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Doing Whatever I Want - Perl

Every developer knows that debugging is one of the most important parts of coding. This two-part article focuses on Perl debuggers. It is excerpted from chapter four of Mastering Perl, written by Brian D Foy (O'Reilly; ISBN: 0596527241). Copyright © 2007 O'Reilly Media, Inc. All rights reserved. Used with permission from the publisher. Available from booksellers or direct from O'Reilly Media.

TABLE OF CONTENTS:
  1. Debugging Perl
  2. The Best Debugger in the World
  3. Doing Whatever I Want
  4. Program Tracing
  5. Safely Changing Modules
By: O'Reilly Media
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July 24, 2008

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I can change the warn and die functions myself by messing with %SIG. I like to use these to peer into code Iím trying to figure out, but I donít use these to add features to code. Itís just part of my debugging toolbox.

The pseudokeys __WARN__ and __DIE__ hold the functions that perform those actions when I use the warn or die functions. I can use a reference to a named subroutine or an anonymous subroutine:

  $SIG{__DIE__} = \&my_die_handler;
  $SIG{__DIE__} = sub { print "I'm about to die!" )

Without going through the entire code base, I can change all of the die calls into the more informative croak calls.ß In this example, I preface the subroutine call with an & and no parentheses to trigger Perlís feature to pass on the current argument list to the next subroutine call so croak gets all of the arguments I pass:

  use Carp;
  $SIG{__DIE__} = sub { &Carp::croak };

  die "I'm going now!"; # really calls croak now

If I only want to do this for part of the code, I can use local (since %SIG is a special variable always in main::). My redefinition stays in effect until the end of the scope:

  local $SIG{__DIE__} = sub { &Carp::croak };

After either of my customized routines runs, the functions do what they would otherwise do; warn lets the program continue, and die continues its exception processing and eventually stops the program.

Since croak reports each level of the call stack and I called it from an anonymous subroutine, I get an artifact in my output:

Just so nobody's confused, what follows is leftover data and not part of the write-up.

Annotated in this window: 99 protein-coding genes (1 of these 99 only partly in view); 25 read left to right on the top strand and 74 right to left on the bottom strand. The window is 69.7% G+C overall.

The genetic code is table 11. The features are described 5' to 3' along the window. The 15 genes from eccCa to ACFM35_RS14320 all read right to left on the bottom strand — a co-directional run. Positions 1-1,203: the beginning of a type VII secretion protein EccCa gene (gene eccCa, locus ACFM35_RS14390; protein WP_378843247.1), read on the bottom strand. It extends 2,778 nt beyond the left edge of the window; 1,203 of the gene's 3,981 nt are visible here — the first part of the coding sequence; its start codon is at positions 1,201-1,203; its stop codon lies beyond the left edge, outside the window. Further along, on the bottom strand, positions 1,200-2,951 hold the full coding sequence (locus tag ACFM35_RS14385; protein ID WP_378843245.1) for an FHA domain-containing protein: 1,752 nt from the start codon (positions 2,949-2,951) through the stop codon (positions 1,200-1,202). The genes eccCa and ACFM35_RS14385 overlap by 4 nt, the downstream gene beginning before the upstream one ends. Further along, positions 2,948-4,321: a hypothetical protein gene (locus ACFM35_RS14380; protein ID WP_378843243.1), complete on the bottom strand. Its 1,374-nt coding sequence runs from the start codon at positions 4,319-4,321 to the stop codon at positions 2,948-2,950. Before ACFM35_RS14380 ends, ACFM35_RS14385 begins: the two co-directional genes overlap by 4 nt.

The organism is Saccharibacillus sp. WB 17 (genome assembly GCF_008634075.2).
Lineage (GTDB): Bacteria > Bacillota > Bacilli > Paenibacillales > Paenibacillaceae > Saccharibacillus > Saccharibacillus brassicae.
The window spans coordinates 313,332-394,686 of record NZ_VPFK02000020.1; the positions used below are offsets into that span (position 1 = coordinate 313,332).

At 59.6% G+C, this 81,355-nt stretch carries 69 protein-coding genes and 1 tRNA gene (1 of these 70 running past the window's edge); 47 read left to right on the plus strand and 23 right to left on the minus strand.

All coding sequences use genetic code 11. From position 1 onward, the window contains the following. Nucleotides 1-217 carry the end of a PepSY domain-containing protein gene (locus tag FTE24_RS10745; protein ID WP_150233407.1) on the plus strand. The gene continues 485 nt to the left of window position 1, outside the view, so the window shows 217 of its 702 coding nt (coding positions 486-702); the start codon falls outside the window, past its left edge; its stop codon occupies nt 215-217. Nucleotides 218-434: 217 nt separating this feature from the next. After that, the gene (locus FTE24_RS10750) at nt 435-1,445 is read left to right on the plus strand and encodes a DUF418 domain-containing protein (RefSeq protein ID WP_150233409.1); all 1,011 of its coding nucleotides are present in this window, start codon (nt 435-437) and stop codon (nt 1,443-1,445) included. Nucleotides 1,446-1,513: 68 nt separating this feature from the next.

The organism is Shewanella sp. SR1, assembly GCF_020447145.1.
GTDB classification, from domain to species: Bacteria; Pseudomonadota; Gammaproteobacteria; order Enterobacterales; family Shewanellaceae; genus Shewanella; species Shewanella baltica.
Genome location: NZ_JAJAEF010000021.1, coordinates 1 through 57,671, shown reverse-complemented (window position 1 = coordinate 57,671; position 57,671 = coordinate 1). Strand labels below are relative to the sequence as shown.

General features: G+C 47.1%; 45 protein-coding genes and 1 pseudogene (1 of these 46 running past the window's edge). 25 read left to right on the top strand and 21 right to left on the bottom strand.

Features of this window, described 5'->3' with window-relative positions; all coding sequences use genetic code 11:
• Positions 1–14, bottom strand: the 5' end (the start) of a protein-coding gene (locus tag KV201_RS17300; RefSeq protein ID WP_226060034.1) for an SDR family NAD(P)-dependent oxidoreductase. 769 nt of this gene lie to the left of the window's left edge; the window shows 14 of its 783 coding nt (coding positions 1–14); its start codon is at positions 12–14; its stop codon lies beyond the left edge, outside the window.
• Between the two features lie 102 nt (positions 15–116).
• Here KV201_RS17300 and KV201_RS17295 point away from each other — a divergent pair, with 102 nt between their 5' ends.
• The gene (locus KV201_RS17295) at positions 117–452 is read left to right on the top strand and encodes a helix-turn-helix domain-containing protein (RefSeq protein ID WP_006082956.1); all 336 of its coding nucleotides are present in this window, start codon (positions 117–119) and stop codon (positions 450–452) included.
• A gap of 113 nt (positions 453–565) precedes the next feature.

use Carp;

  print "Starting program...\n";

  $SIG{__DIE__} = sub {
          local $Carp::CarpLevel = 0;

          &Carp::croak;
          };

  foo(); # program dies here

  sub foo { bar() }

  sub bar { die "Dying from bar!\n"; }

In the stack trace, I see a subroutine call from __ANON__ followed by the subroutine calls I expect to bar() and foo():

  Starting program...
  Dying from bar!
  
at die.pl line 12
                 main::__ANON__('Dying from bar!\x{a}') called at die.pl line 20
                 main::bar() called at die.pl line 18
                 main::foo() called at die.pl line 16

I change my anonymous subroutine to adjust the position in the stack where croak starts its report. I set the value of $Carp::CarpLevel to the number of levels I want to skip, in this case just 1:

  $SIG{__DIE__} = sub {
          local $Carp::CarpLevel = 1;

          &Carp::croak;
          };

Now I donít see the unwanted output:

  Starting program...
  Dying from bar!
  
at die.pl line 12
                  main::bar() called at die.pl line 18
                  main::foo() called at die.pl line 16

For a real-life example of this in action, check out the CGI::Carp module. Lincoln Stein uses the %SIG tricks to redefine warn and die in a web-friendly way. Instead of an annoying ďServer Error 500Ē message, I can get useful error output by simply loading the module. While loading, CGI::Carp sets $SIG{__WARN__} and $SIG{__DIE__}:

  use CGI::Carp qw(fatalsToBrowser);

The fatalsToBrowser function takes over the resulting page to show me the error, but the module has other interesting functions such as set_message, which can catch compile-time errors and warningsToBrowser, which makes the warnings in HTML comments embedded in the output.

Of course, I donít recommend that you use this in production code. I donít want users to see the programís errors. They can be handy when I have to debug a program on a remote server, but once I figure out the problem, I donít need it anymore. By leaving it in there I let the public figure out how Iím doing things, and thatís bad for security.



 
 
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